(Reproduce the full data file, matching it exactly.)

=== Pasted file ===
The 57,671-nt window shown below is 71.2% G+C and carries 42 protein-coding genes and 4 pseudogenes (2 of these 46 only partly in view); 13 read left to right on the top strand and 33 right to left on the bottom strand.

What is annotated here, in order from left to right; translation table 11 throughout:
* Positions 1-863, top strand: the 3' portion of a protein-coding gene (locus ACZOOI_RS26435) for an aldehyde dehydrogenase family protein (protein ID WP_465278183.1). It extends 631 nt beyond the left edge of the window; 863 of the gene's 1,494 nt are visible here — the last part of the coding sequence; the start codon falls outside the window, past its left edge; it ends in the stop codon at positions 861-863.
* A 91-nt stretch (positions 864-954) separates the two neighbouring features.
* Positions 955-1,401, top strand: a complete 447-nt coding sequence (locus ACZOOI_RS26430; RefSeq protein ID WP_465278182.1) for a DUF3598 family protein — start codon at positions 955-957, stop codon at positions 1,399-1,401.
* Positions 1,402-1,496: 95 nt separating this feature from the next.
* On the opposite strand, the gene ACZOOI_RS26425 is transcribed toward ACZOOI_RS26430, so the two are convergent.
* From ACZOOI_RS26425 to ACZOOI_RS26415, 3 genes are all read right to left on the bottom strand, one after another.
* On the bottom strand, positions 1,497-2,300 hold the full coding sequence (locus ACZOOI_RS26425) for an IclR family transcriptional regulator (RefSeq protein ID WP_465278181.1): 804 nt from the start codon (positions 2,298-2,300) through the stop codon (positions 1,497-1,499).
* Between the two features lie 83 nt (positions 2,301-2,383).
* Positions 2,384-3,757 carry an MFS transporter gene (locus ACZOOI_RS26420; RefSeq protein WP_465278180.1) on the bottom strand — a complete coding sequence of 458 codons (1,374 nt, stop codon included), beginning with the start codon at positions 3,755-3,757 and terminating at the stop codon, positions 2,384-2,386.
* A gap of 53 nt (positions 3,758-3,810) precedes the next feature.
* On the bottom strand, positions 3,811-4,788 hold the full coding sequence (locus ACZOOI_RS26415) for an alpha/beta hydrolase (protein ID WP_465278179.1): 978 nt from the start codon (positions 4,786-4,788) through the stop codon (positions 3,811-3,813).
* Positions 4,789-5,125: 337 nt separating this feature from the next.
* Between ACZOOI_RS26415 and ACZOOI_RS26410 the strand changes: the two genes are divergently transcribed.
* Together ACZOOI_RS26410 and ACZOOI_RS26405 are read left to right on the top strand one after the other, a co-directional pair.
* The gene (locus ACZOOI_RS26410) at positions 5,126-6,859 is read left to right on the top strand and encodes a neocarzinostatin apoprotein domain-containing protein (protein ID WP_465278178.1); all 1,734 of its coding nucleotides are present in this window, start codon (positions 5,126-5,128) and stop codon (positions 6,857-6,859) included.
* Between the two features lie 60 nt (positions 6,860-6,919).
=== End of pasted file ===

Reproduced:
The 57,671-nt window shown below is 71.2% G+C and carries 42 protein-coding genes and 4 pseudogenes (2 of these 46 only partly in view); 13 read left to right on the top strand and 33 right to left on the bottom strand.

What is annotated here, in order from left to right; translation table 11 throughout:
* Positions 1-863, top strand: the 3' portion of a protein-coding gene (locus ACZOOI_RS26435) for an aldehyde dehydrogenase family protein (protein ID WP_465278183.1). It extends 631 nt beyond the left edge of the window; 863 of the gene's 1,494 nt are visible here — the last part of the coding sequence; the start codon falls outside the window, past its left edge; it ends in the stop codon at positions 861-863.
* A 91-nt stretch (positions 864-954) separates the two neighbouring features.
* Positions 955-1,401, top strand: a complete 447-nt coding sequence (locus ACZOOI_RS26430; RefSeq protein ID WP_465278182.1) for a DUF3598 family protein — start codon at positions 955-957, stop codon at positions 1,399-1,401.
* Positions 1,402-1,496: 95 nt separating this feature from the next.
* On the opposite strand, the gene ACZOOI_RS26425 is transcribed toward ACZOOI_RS26430, so the two are convergent.
* From ACZOOI_RS26425 to ACZOOI_RS26415, 3 genes are all read right to left on the bottom strand, one after another.
* On the bottom strand, positions 1,497-2,300 hold the full coding sequence (locus ACZOOI_RS26425) for an IclR family transcriptional regulator (RefSeq protein ID WP_465278181.1): 804 nt from the start codon (positions 2,298-2,300) through the stop codon (positions 1,497-1,499).
* Between the two features lie 83 nt (positions 2,301-2,383).
* Positions 2,384-3,757 carry an MFS transporter gene (locus ACZOOI_RS26420; RefSeq protein WP_465278180.1) on the bottom strand — a complete coding sequence of 458 codons (1,374 nt, stop codon included), beginning with the start codon at positions 3,755-3,757 and terminating at the stop codon, positions 2,384-2,386.
* A gap of 53 nt (positions 3,758-3,810) precedes the next feature.
* On the bottom strand, positions 3,811-4,788 hold the full coding sequence (locus ACZOOI_RS26415) for an alpha/beta hydrolase (protein ID WP_465278179.1): 978 nt from the start codon (positions 4,786-4,788) through the stop codon (positions 3,811-3,813).
* Positions 4,789-5,125: 337 nt separating this feature from the next.
* Between ACZOOI_RS26415 and ACZOOI_RS26410 the strand changes: the two genes are divergently transcribed.
* Together ACZOOI_RS26410 and ACZOOI_RS26405 are read left to right on the top strand one after the other, a co-directional pair.
* The gene (locus ACZOOI_RS26410) at positions 5,126-6,859 is read left to right on the top strand and encodes a neocarzinostatin apoprotein domain-containing protein (protein ID WP_465278178.1); all 1,734 of its coding nucleotides are present in this window, start codon (positions 5,126-5,128) and stop codon (positions 6,857-6,859) included.
* Between the two features lie 60 nt (positions 6,860-6,919).